A new paradigm for international transfers?

International transfers
Tom Haak

I know a company where, in the past, non-performing senior managers were ‘punished’ with an international transfer. This was the best punishment that could ever happen to you. You were appointed as country manager of the Philippines, Kenya or even better Australia, and you could have a very good life as an expat. You were far away from HQ, and if people from HQ visited you, they were not visiting to audit you, but to have a relaxing couple of days away from the daily rat race in their home country.

Traditional expatriation is too expensive

Those days are gone. Many multinationals are struggling with their international transfer policies. Expatriates with the traditional conditions have become too expensive, and the somewhat colonial expatriate model also does not work very well in the modern world.

At the same time organisations want international mobility to increase. For several reasons. The most important one is the transfer of capabilities. Multinational clients who buy service A in country X also want these services in country Z, on the other side of the world. If the required capabilities are not available, they have to be built by transferring some people and by building up local capabilities in country Z.

Organisations also need leaders with broad international experience. It is very difficult to be a leader in a global company if your experience is limited to the country where you were born and bred. New generations increasingly see the world as their domain, and they are looking for companies that can offer international exposure and experience.

Many people are not internationally mobile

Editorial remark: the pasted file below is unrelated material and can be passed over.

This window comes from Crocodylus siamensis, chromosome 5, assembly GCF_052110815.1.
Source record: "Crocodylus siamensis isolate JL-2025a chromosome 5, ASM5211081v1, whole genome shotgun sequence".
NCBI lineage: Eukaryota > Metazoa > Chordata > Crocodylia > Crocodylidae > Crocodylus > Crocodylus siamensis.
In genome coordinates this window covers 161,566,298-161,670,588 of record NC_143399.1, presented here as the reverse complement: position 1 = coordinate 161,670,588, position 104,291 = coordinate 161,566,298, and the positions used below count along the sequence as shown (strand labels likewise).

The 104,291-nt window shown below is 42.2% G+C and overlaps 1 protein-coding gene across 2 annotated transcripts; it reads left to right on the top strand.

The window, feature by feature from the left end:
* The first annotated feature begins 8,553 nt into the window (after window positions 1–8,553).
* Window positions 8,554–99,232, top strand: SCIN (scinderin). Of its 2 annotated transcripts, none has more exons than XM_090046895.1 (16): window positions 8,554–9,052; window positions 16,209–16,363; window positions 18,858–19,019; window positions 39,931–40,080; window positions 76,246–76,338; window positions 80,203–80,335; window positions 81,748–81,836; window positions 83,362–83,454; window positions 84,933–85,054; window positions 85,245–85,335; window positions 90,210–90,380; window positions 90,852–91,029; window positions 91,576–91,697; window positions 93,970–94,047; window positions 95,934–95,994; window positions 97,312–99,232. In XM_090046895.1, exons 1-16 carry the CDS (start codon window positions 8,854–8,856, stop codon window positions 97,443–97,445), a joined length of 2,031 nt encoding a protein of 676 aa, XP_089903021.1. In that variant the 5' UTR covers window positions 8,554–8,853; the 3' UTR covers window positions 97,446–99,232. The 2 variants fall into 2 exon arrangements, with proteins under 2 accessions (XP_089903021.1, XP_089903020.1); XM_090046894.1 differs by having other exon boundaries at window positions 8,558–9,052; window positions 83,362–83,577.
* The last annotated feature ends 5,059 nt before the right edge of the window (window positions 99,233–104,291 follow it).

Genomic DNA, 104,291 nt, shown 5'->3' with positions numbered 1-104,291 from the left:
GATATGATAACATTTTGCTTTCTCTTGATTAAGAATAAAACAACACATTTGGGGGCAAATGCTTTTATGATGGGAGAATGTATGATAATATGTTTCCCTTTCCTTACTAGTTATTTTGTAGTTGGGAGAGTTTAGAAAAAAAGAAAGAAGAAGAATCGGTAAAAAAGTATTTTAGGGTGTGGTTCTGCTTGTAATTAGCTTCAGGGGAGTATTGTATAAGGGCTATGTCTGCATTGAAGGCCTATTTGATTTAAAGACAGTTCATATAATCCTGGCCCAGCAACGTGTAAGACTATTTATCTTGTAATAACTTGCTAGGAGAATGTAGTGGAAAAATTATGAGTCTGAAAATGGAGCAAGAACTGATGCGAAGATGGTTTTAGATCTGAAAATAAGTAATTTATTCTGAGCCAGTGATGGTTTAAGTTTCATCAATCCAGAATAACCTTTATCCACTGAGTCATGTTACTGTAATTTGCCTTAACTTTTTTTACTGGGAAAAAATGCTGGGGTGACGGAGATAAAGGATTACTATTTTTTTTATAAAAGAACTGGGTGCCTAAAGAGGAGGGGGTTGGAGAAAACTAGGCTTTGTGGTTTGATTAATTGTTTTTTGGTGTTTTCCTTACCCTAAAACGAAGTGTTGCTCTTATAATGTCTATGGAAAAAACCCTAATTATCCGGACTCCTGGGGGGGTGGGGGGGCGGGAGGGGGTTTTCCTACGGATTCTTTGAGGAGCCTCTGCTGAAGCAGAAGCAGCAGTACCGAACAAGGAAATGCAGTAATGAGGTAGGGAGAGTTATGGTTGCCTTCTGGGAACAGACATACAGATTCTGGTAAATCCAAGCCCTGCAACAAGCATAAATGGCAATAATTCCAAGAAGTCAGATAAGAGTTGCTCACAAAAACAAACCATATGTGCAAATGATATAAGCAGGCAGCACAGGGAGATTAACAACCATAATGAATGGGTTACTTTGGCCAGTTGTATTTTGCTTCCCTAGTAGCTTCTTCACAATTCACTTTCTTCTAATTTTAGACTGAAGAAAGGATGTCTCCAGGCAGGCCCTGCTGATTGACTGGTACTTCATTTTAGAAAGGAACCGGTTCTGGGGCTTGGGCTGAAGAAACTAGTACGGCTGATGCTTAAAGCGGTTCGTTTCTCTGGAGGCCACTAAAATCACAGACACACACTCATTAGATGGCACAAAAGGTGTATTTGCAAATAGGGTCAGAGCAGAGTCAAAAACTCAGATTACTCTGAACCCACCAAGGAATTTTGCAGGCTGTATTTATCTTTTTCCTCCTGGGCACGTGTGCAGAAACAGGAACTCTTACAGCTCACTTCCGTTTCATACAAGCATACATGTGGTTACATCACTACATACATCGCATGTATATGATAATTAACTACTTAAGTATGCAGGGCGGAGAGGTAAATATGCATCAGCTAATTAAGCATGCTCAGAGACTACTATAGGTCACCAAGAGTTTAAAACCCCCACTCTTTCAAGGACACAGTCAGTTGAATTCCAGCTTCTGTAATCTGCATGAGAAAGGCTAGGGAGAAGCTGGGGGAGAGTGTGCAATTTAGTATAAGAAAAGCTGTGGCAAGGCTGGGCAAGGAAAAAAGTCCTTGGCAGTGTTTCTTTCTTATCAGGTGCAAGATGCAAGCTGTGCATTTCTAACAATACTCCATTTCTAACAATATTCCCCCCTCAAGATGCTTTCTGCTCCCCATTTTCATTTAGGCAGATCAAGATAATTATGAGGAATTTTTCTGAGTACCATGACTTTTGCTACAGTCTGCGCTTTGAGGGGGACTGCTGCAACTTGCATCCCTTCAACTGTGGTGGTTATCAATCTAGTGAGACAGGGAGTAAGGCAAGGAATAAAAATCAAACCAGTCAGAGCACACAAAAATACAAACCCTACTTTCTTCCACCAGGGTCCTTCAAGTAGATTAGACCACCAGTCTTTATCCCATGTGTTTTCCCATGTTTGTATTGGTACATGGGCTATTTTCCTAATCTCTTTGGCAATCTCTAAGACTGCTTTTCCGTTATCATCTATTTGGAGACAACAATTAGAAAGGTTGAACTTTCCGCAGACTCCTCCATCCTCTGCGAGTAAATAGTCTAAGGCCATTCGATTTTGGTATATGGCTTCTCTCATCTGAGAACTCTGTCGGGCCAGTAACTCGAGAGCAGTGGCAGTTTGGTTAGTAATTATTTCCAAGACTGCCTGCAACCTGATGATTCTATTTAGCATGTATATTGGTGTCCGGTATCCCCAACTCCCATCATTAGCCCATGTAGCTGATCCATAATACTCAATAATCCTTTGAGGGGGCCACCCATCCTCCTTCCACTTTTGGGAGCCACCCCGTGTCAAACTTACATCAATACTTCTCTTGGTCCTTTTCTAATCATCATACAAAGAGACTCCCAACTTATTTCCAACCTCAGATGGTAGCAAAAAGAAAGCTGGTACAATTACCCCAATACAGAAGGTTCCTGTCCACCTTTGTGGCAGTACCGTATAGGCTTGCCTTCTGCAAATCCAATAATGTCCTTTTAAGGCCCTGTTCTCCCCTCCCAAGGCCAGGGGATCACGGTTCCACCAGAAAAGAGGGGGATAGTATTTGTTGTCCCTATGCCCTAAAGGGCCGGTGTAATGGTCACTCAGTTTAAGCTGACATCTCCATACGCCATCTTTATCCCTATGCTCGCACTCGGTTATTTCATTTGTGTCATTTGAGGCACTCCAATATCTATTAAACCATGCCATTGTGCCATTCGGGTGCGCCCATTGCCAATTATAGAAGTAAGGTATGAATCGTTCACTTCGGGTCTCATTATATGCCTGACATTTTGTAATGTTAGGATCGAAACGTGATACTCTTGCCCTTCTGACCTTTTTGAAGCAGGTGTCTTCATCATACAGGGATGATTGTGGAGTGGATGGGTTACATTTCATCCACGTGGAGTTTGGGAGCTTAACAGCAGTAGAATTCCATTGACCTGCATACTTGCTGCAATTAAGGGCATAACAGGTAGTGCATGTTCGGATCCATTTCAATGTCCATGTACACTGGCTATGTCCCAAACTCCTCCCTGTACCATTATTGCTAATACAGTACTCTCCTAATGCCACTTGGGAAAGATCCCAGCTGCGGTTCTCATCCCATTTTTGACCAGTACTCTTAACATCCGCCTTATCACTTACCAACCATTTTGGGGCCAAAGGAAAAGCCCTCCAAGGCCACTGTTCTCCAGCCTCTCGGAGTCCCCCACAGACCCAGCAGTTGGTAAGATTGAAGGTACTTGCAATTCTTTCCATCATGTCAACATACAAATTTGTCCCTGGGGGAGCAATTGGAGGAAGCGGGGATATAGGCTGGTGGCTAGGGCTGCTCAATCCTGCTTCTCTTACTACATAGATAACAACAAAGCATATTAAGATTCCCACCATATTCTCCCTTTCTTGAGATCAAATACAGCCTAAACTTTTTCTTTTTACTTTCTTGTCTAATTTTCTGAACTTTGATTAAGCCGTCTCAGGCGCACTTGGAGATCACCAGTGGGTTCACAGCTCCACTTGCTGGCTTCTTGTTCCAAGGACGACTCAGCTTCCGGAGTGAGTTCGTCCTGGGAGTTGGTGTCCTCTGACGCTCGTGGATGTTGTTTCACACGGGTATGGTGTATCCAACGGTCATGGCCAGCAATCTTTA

Although it looks like the world is moving to one global labor market, where people happily move from country X to country Z, the reality is different. Many people are not willing or able to transfer when a concrete opportunity arises. They have a partner with a career. Children who are very happy at their schools. They have older parents who need care.

This is very understandable and difficult to change. People who are willing to transfer often take their ‘home country’ situation as the starting point (and the international transfer policies of companies are often based on the principle: you should not be worse off, materially, than in the home country situation). This makes international transfers often (too) expensive.

Other ways to increase an international mindset

How can we change this? How can we make the labor market more international, without too many internal regulations, policies and procedures? Some initial ideas:

  • Let’s stop using terminology out of the old Expatriate Handbook, as “Home country”, “Host country”, hardship allowance, net spendable income, cost of living index, home leave etc.
  • Let’s not fool ourselves by assuming many people are internationally mobile. The reality is that most people are not mobile. Many people want to travel as tourists to nice locations. That is different from relocation to another for a couple of years.
  • Let’s focus on people who are really mobile. Who are excited by the idea to enrich their lives by living and working in different countries. Not as tourists, but as true internationals.  Companies need these people. Not only in leadership positions, but also in various technical and client facing positions. When people really want something, the discussions are more about the opportunity than about the terms & conditions they are entitled to. In Hong Kong housing is expensive. Why should it be cheaper for someone who is used to the relative low costs of housing in the Netherlands?
  • Let’s be more creative and flexible when it comes to capability building. It is often easier to transfer work than it is to transfer people. Often it is easier to transfer people for 3-6 months than it is to transfer them for years.
  • Hire people who already have international experience.
  • Make sure the international career opportunities are accessible to all, be clear about the terms & conditions that apply, and stimulate the true internationals to apply for the opportunities. People who invest in their own career will get the return of this investment.

Can we do more?


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